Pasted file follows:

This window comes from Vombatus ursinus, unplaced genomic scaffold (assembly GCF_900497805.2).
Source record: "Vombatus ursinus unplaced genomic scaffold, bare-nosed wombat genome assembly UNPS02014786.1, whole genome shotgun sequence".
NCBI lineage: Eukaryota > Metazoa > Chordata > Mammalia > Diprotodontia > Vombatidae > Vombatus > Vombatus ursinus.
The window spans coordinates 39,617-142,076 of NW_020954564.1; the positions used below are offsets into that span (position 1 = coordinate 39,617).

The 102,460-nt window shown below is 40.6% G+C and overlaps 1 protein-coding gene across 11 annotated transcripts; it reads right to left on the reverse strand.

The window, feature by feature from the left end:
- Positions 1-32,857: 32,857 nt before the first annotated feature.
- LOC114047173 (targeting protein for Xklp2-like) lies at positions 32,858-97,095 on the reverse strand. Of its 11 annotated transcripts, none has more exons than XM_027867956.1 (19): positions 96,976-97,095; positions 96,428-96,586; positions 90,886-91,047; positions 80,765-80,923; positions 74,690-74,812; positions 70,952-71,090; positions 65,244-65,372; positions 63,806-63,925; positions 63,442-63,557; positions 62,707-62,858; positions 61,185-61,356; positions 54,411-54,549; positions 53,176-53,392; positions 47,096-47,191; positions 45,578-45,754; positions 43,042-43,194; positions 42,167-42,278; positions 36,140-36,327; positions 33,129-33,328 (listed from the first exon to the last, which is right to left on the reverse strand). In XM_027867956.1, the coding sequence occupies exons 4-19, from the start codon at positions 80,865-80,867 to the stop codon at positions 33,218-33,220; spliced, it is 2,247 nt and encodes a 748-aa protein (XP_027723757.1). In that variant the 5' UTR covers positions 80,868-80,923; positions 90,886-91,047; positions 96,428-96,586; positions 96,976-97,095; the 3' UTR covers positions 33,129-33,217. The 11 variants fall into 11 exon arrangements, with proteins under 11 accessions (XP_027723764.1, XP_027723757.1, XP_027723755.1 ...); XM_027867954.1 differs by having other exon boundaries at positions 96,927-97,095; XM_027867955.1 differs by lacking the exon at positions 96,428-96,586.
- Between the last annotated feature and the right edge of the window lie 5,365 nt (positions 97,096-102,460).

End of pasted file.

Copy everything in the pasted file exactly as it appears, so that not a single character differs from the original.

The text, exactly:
This window comes from Vombatus ursinus, unplaced genomic scaffold (assembly GCF_900497805.2).
Source record: "Vombatus ursinus unplaced genomic scaffold, bare-nosed wombat genome assembly UNPS02014786.1, whole genome shotgun sequence".
NCBI lineage: Eukaryota > Metazoa > Chordata > Mammalia > Diprotodontia > Vombatidae > Vombatus > Vombatus ursinus.
The window spans coordinates 39,617-142,076 of NW_020954564.1; the positions used below are offsets into that span (position 1 = coordinate 39,617).

The 102,460-nt window shown below is 40.6% G+C and overlaps 1 protein-coding gene across 11 annotated transcripts; it reads right to left on the reverse strand.

The window, feature by feature from the left end:
- Positions 1-32,857: 32,857 nt before the first annotated feature.
- LOC114047173 (targeting protein for Xklp2-like) lies at positions 32,858-97,095 on the reverse strand. Of its 11 annotated transcripts, none has more exons than XM_027867956.1 (19): positions 96,976-97,095; positions 96,428-96,586; positions 90,886-91,047; positions 80,765-80,923; positions 74,690-74,812; positions 70,952-71,090; positions 65,244-65,372; positions 63,806-63,925; positions 63,442-63,557; positions 62,707-62,858; positions 61,185-61,356; positions 54,411-54,549; positions 53,176-53,392; positions 47,096-47,191; positions 45,578-45,754; positions 43,042-43,194; positions 42,167-42,278; positions 36,140-36,327; positions 33,129-33,328 (listed from the first exon to the last, which is right to left on the reverse strand). In XM_027867956.1, the coding sequence occupies exons 4-19, from the start codon at positions 80,865-80,867 to the stop codon at positions 33,218-33,220; spliced, it is 2,247 nt and encodes a 748-aa protein (XP_027723757.1). In that variant the 5' UTR covers positions 80,868-80,923; positions 90,886-91,047; positions 96,428-96,586; positions 96,976-97,095; the 3' UTR covers positions 33,129-33,217. The 11 variants fall into 11 exon arrangements, with proteins under 11 accessions (XP_027723764.1, XP_027723757.1, XP_027723755.1 ...); XM_027867954.1 differs by having other exon boundaries at positions 96,927-97,095; XM_027867955.1 differs by lacking the exon at positions 96,428-96,586.
- Between the last annotated feature and the right edge of the window lie 5,365 nt (positions 97,096-102,460).